Doing anything over and over again usually results in improvement, at least to a point. Back when I was new to sewing, I had a project I was working on — making a stole or sash for one of the fraternal societies of which I’m a member.   I used cheap cloth, and used white thread to sew right-sides together, and didn’t properly adjust the tension on my sewing machine.  The result was the sash on the right, which has been an embarrassment to me almost every time I put it on.

While my sewing machine was out for repairs, though, I purchased new fabric that was more jewel-toned.  I sewed some trim onto the ends before sewing the back and front together, as well, which you can see in the second photograph.  And I sewed much more carefully and much more slowly as I worked my way through the project overall.

The result is a much higher quality sash (which in truth is almost the same as a deacon’s stole in an apostolic-orders Western church like the Episcopalians, Catholics and so on, though not the same as an Orthodox deacon’s stole, which wraps around the body quite differently).

My seams are much better.  The jewel tones of the fabric are much nicer, and the golden thread in the trim is a nice touch against the variant blues in the trim.  The project still needs some final touches of pressing and seam matching and so on.  But I know how to do those things now, and I didn’t when I first began learning to sew.

And that’s the relevant point, here, I think.  Schools do a great job of teaching about subjects: Here’s what you need to know about English. Here’s what you need to know about history.  Here’s what you need to know about biology or chemistry or physics.

But the Maker movement does things differently.  It doesn’t rely on about.  You don’t start off reading about sewing in a sewing class, or reading about table saws in a woodworking class.  You start off learning how to sew, how to saw wood to the correct dimensions.  A good teacher starts with some very simple projects, like an eye pillow, or a glasses case or a pencil case or a komebukuro, that are designed to build confidence and know-how.  Later on, you might move up to quilting, or making clothes. Later still, you move to English Paper Piecing or more elaborate constructions in garments.  At each step, the skills you already have, help inform the skills you’re trying to acquire.  You make mistakes, but the mistakes are often a frustrating combination of the old, basic errors and completely new ones.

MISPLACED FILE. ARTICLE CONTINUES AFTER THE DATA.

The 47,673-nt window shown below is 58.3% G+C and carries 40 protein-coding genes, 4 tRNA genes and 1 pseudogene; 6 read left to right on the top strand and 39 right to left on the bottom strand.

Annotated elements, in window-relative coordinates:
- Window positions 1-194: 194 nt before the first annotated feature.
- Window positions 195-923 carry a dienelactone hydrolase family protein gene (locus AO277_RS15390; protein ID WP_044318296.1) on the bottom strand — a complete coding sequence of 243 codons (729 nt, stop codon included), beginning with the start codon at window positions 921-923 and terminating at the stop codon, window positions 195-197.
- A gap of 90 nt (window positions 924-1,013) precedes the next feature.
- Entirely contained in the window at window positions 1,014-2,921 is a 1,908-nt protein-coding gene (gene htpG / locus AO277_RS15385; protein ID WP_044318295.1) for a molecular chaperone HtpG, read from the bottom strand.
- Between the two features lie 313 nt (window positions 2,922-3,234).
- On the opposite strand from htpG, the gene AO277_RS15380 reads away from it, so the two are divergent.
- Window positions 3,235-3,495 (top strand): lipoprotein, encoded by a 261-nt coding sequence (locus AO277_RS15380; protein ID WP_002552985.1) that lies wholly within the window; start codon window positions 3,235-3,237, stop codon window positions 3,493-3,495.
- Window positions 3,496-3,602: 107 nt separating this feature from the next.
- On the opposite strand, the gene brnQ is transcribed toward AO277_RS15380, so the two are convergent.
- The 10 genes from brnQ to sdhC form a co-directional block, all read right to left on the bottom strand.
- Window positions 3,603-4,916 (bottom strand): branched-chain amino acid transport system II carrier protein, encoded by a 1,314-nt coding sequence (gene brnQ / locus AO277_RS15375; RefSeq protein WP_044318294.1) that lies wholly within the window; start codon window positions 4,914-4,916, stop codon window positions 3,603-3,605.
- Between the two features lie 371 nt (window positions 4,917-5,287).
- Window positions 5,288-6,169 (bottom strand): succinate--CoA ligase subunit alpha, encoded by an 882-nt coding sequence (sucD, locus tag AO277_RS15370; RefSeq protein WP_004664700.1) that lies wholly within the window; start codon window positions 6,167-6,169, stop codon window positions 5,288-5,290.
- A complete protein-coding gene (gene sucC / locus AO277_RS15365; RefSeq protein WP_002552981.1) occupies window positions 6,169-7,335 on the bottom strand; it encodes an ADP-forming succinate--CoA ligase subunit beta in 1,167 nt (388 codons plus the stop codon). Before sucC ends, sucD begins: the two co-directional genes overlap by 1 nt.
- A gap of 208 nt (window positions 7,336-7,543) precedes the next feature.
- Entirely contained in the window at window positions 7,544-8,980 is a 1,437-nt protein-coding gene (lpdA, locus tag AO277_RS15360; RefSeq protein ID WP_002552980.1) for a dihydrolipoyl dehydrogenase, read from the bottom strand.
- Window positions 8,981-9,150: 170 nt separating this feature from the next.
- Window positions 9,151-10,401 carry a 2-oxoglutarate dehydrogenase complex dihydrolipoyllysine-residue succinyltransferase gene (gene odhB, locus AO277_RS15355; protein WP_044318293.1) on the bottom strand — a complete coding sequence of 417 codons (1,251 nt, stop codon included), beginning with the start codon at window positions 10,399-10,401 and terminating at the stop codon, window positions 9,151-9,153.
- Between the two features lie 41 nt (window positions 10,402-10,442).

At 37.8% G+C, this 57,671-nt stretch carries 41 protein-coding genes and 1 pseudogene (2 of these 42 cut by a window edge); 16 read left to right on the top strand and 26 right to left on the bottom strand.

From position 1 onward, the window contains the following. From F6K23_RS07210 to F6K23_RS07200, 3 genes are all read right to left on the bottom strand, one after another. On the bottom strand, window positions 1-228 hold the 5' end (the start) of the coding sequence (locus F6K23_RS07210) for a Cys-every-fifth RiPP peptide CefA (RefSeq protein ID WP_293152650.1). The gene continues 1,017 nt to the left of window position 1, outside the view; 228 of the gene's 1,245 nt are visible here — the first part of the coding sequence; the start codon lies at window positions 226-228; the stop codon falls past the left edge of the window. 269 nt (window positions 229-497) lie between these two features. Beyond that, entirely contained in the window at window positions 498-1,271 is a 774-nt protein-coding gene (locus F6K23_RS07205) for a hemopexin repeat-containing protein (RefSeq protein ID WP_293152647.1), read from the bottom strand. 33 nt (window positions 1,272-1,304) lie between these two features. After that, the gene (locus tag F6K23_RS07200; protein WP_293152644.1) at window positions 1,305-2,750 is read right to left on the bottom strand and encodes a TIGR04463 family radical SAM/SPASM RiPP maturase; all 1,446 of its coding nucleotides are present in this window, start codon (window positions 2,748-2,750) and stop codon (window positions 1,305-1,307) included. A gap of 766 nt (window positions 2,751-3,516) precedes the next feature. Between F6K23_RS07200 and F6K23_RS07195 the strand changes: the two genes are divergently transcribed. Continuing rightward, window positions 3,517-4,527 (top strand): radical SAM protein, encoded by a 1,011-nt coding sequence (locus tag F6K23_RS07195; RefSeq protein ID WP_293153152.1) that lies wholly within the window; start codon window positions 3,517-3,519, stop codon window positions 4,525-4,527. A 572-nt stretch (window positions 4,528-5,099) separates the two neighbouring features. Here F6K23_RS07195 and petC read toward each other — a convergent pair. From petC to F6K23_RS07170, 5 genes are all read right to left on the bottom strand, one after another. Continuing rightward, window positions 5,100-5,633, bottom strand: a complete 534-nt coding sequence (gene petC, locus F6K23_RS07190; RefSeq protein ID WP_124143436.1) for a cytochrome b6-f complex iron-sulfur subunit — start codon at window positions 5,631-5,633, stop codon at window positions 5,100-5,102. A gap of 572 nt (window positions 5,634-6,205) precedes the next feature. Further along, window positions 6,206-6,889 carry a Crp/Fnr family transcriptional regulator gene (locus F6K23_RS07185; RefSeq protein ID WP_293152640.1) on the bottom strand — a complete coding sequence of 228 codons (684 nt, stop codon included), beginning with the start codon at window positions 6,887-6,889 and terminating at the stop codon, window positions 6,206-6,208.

Most of us hit natural barriers to improvement from time to time.  That’s normal. Often, it’s because there’s a mismatch between  your standard-issue solution that worked in all the other examples of projects you’ve ever done, and the brand-new-to-you! solution that’s been best-practice in your craft or Maker art form for decades (if not centuries).  That’s when you have to seek out a teacher, or a YouTube video, or an essay or a book. That’s when you learn about your craft — somewhere in the middling range of your skills, not at the beginning.  Some of these small things learned along the way, as a result of seeking to learn about my craft?

  • Thread your sewing machine with thread the same color as the fabric
  • — unless you want the contrast between thread and fabric as part of the design.
  • Use the right weight of interfacing that’s appropriate to your project.
  • Regularly change the needle on your sewing machine, approximately every four hours that the machine is in use.
  • Sew right-sides-apart after fold-press-pin
  • Iron more frequently than you want to.
  • Use your fabric scissors only for fabric; pink the extra fabric as needed.
  • Service your machine at least annually; save the old parts.
  • Improve your hand-sewing skills alongside your machine sewing skills
  • Learn to cut fabric accurately.
  • Modify patterns with a ruler and with French curves, not by eye.
  • Pinning is important — but pin in proportion to the desired finish-quality.

It’s nice to return to a project I did some years ago, and discover that I can do it better and more effectively and faster now, while also taking my time.  There’s an efficiency of process and movement that comes from knowing what you’re doing the second or seventh time around, that’s simply unbeatable.  But it takes time to acquire that level of skill.  No amount of knowing about will replace doing, when it comes to Making things.